“Osawa Sensei was heavily involved out of public view in an attempt to assuage many key figures in the aikido world who were affected by this cataclysmic event.”
Our photo today is an action shot I took at the 1989 All-Japan Aikido Demonstration held at the Nippon Budokan in Tokyo. The grey-haired gentleman executing the technique is Kisaburo Osawa Sensei (1910-1991), a 9th dan and one of aikido’s most important figures of the postwar era.
Osawa Sensei entered Morihei Ueshiba’s old Kobukan Dojo in 1941, when war was raging in Asia. He rejoined the Aikikai Hombu Dojo shortly after World War II, and soon came to be one of the major decision-makers of the headquarters. Osawa Sensei’s role in an organizational sense was that of one of Doshu Kisshomaru Ueshiba’s closest advisors, his right-hand man, so to speak. He held various positions such as “Dojo-cho” and “Doshu Hosa” (Advisor to Doshu) over the years.
Beginning from the time when Morihei was still alive up until shortly before his death, Osawa Sensei was called in to solve problems of a delicate nature behind the scenes. Over the years, I again and again heard first-hand accounts of Osawa Sensei’s unseen role in “putting out fires” that Kisshomaru Ueshiba as Doshu preferred not to become publicly involved in.
For example, when the Yoshinkan became operationally independent from the Aikikai around 1955, the functional status of the two organizations vis-a-vis each other had to be worked out. Osawa Sensei was right in the middle of the informal talks between the Aikikai and the Yoshinkan, and met with Gozo Shioda Sensei to discuss the issue.
When Koichi Tohei Sensei resigned from the Aikikai in 1974, Osawa Sensei was heavily involved out of public view in an attempt to assuage many key figures in the aikido world who were affected by this cataclysmic event.
On one occasion in the 1980s, I had a difficult problem to solve involving my research that was tied to some of the publishing activities of the Hombu Dojo. The person requesting historical documents from me was a top European martial artist and a higher-up in the police system of his country. I could not ignore his request, but neither could I comply with it for reasons I don’t wish to go into now.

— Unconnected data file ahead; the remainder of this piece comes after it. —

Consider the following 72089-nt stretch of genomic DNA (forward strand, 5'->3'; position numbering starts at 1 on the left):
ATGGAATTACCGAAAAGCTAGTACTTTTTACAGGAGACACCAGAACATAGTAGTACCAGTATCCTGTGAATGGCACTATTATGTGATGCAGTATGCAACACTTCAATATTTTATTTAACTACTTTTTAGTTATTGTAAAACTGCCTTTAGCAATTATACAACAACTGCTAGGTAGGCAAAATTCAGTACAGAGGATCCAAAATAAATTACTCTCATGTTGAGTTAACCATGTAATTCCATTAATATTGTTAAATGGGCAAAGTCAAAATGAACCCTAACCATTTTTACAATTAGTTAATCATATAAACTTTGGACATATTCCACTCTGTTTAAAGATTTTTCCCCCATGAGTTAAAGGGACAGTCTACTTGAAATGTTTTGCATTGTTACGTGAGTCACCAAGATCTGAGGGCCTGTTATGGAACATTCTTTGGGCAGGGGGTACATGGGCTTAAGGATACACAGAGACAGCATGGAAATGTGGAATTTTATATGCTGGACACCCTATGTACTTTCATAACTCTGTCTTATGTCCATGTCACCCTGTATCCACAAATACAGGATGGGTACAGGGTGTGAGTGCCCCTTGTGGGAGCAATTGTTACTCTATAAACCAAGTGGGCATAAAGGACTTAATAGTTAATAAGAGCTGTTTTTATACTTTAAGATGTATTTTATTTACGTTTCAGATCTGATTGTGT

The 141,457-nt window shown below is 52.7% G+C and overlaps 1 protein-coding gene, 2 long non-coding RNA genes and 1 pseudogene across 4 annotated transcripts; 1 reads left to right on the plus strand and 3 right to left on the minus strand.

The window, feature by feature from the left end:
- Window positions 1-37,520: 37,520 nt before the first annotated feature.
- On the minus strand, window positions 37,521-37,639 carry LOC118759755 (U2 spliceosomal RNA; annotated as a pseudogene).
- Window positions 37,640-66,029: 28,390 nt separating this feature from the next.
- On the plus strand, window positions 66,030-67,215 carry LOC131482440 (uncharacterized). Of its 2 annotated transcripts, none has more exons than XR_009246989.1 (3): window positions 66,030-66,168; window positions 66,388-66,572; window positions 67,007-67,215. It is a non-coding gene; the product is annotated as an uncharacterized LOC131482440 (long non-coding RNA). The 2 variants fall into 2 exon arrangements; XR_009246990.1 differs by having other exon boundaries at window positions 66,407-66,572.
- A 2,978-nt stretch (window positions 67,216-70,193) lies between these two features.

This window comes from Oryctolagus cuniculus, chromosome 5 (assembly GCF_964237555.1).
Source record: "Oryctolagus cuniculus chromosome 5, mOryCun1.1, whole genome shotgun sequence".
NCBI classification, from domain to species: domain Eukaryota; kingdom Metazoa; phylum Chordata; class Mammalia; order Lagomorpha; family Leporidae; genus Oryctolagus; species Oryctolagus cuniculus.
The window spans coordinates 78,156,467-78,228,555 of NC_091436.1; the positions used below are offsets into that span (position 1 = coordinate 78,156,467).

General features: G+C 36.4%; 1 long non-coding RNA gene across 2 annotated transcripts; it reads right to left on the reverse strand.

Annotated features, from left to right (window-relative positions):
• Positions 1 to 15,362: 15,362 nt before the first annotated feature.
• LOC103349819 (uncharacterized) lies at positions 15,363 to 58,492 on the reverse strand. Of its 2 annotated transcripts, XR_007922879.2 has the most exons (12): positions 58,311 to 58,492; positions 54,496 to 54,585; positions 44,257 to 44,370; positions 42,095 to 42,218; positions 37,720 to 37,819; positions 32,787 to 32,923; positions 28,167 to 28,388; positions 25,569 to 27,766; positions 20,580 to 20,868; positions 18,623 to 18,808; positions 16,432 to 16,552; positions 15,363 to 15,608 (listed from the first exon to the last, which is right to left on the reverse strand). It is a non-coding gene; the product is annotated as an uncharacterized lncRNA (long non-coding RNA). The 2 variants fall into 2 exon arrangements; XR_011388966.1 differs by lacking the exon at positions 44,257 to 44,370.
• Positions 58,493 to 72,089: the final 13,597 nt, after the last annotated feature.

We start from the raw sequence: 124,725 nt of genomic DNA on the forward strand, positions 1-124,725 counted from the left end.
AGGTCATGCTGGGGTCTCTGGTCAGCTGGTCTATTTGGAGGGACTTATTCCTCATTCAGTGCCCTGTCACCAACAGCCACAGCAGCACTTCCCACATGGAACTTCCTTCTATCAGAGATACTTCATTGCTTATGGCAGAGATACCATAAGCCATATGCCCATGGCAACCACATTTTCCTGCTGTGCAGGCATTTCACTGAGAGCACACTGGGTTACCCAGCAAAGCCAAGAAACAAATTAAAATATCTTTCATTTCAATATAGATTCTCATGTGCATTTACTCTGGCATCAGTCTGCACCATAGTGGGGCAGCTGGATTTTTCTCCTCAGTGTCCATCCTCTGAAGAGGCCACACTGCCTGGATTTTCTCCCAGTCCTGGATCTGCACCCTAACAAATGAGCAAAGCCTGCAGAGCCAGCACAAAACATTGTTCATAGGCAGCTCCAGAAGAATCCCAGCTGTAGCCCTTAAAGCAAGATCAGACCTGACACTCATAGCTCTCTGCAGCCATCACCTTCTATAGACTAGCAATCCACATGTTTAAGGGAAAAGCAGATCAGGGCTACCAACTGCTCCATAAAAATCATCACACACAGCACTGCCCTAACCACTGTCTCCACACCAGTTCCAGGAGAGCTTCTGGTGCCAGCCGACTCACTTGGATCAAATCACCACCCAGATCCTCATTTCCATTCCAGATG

The long and short of it is that I requested and was granted a meeting with Osawa Sensei to discuss my problem and decide how to proceed. It was the only time I was ever to have a conversation of any consequence with Osawa Sensei. His handling of the situation was utterly amazing and highly comical at the same time. My problem placed him in an impossible situation, but he managed to stay centered and unwavering while representing the position of the Hombu Dojo. Someday I will tell the whole story, but it was indeed a delicate matter.
Osawa Sensei was a fine aikido technician and highly respected for his skills. Many famous teachers who were his junior were heavily influenced by his outwardly “soft” style. Although diminutive in stature being only five-foot two or three, he was actually quite strong and wiry. During the 10 weeks I spent in Japan in the summer of 1969, I saw him in the shower room on several occasions. He was around 59 years old at the time, and had a very compact physique and was quite muscular.
Osawa Sensei’s technique appeared gentle and not at all martial much of the time. However, he would suddenly execute an explosive movement when least expected, belying his generally soft technique. Click here to view a video of Kisaburo Osawa, 9th dan, at the All-Japan Aikido Demonstration
Click here to view a video of Kisaburo Osawa, 9th dan, at the All-Japan Aikido Demonstration